By JR on Sunday, November 22, 2015
Agreement between Philippians 2:6 and John 1:1
Ten years ago, I offered some comments on Philippians 2:6 which accepted the traditional understanding of the Greek word "harpagmon". Since then, however, I have caught up with current scholarship on the translation. So I thought it best that I started ab initio on a discussion of the text. Hence my recent posts on that text.
It is interesting to note that even with the traditional translation of "harpagmon", I was able to show that the text is uncongenial to the hopes of the trinitarians. Nothing can get around the fact that Jesus was described as "morphe theos" rather than "ho theos" -- "in the form of a god", not God himself.
And as I sometimes peskily note, Jesus also had a beginning. He is a created being. John 1:1 says so: "In the beginning was the Word". But the creator has no beginning. He is eternal. So Jesus is not the creator! And John 1:1 agrees with Philippians 2:6 in saying that Jesus had divine attributes even if he is not the creator. It says Jesus was "theos", not "ho theos". Both texts are careful to say Jesus was not THE God (in Greek).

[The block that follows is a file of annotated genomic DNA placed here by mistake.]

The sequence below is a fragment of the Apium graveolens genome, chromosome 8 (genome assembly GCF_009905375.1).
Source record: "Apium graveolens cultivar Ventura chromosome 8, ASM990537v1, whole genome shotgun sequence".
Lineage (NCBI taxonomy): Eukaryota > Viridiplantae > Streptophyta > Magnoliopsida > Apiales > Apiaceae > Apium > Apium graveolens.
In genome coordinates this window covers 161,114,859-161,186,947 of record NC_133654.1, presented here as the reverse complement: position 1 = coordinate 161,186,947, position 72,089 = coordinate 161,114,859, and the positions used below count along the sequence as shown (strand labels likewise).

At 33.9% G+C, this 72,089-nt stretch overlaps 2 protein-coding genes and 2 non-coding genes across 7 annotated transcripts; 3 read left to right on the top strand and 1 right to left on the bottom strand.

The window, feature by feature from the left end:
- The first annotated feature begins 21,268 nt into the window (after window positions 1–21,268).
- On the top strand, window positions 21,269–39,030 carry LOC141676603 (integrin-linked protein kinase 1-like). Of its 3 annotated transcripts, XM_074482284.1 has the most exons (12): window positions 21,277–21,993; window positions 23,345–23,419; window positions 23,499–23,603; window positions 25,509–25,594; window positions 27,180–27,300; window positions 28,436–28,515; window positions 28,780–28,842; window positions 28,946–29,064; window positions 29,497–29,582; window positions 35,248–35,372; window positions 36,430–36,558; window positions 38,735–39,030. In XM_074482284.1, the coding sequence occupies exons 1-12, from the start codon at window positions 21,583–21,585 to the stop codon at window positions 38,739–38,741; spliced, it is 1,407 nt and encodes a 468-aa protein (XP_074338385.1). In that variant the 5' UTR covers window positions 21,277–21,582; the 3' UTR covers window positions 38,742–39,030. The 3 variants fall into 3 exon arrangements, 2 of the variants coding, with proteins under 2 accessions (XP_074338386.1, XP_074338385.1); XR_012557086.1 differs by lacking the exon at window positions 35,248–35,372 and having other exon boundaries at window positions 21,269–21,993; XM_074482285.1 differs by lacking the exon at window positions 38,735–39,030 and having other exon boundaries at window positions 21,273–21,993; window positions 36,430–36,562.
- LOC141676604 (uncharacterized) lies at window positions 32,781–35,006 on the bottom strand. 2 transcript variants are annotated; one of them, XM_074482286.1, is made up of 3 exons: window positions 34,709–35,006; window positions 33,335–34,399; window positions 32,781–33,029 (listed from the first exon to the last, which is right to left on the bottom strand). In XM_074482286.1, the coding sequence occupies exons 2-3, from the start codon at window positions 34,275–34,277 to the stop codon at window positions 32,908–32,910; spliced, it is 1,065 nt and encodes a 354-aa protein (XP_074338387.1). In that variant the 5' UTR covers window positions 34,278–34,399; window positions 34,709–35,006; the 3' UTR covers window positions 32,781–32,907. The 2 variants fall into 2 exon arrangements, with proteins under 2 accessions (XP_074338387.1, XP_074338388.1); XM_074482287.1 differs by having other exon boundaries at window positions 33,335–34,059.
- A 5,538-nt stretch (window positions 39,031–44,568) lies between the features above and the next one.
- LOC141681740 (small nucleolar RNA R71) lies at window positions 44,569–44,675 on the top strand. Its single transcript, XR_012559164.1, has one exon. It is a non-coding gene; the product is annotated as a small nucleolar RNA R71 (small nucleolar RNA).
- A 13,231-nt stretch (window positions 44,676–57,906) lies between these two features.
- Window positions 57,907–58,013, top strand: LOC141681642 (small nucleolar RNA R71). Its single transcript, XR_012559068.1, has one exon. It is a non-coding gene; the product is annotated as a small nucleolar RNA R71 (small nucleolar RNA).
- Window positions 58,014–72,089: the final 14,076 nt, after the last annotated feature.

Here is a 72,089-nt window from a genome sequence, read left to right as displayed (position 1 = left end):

I have commented on anarthrous "theos" several times previously and given authorities on the translation of that usage but I have recently acquired a copy of that massive repository of textual scholarship, The Companion Bible. Its editor/author, E. W. Bullinger, was theologically conventional but even he notes that anarthrous "theos" indicates divine qualities rather than the supreme being. The qualities he suggests are conventional: "Infinite", "eternal" etc but those are his speculations. The important thing is that he recognizes that "theos" and "ho theos" are not the same thing. Neither Paul nor John are explicit on what were the divine qualities that Jesus had but his existence as a spirit being would seem to be the obvious interpretation, or at least the most parsimonious interpretation.
While we are discussing anarthrous Greek nouns, I might note that "arche" in John 1:1 is anarthrous too. So it could reasonably be translated as "In a beginning was the Word". That would seem to be an explicit claim that Christ was created. I can see a way around that conclusion but that is the obvious conclusion.
And for those who would use the predicate status of "theos" as a get out of jail free card, I have dealt with that elsewhere.